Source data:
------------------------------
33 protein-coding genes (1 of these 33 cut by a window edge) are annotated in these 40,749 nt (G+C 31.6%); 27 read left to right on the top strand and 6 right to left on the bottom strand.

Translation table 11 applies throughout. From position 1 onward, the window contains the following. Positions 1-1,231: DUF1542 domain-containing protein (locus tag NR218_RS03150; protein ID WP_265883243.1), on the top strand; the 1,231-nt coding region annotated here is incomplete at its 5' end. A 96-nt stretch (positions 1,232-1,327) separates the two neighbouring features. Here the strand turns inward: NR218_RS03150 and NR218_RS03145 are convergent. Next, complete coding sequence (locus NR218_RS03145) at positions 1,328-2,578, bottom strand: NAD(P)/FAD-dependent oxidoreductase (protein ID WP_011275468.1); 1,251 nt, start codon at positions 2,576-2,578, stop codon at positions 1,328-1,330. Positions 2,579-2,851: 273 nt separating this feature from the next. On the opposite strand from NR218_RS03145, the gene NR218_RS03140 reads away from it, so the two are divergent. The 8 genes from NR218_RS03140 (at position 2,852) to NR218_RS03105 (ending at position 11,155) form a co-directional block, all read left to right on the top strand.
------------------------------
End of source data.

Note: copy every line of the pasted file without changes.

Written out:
33 protein-coding genes (1 of these 33 cut by a window edge) are annotated in these 40,749 nt (G+C 31.6%); 27 read left to right on the top strand and 6 right to left on the bottom strand.

Translation table 11 applies throughout. From position 1 onward, the window contains the following. Positions 1-1,231: DUF1542 domain-containing protein (locus tag NR218_RS03150; protein ID WP_265883243.1), on the top strand; the 1,231-nt coding region annotated here is incomplete at its 5' end. A 96-nt stretch (positions 1,232-1,327) separates the two neighbouring features. Here the strand turns inward: NR218_RS03150 and NR218_RS03145 are convergent. Next, complete coding sequence (locus NR218_RS03145) at positions 1,328-2,578, bottom strand: NAD(P)/FAD-dependent oxidoreductase (protein ID WP_011275468.1); 1,251 nt, start codon at positions 2,576-2,578, stop codon at positions 1,328-1,330. Positions 2,579-2,851: 273 nt separating this feature from the next. On the opposite strand from NR218_RS03145, the gene NR218_RS03140 reads away from it, so the two are divergent. The 8 genes from NR218_RS03140 (at position 2,852) to NR218_RS03105 (ending at position 11,155) form a co-directional block, all read left to right on the top strand.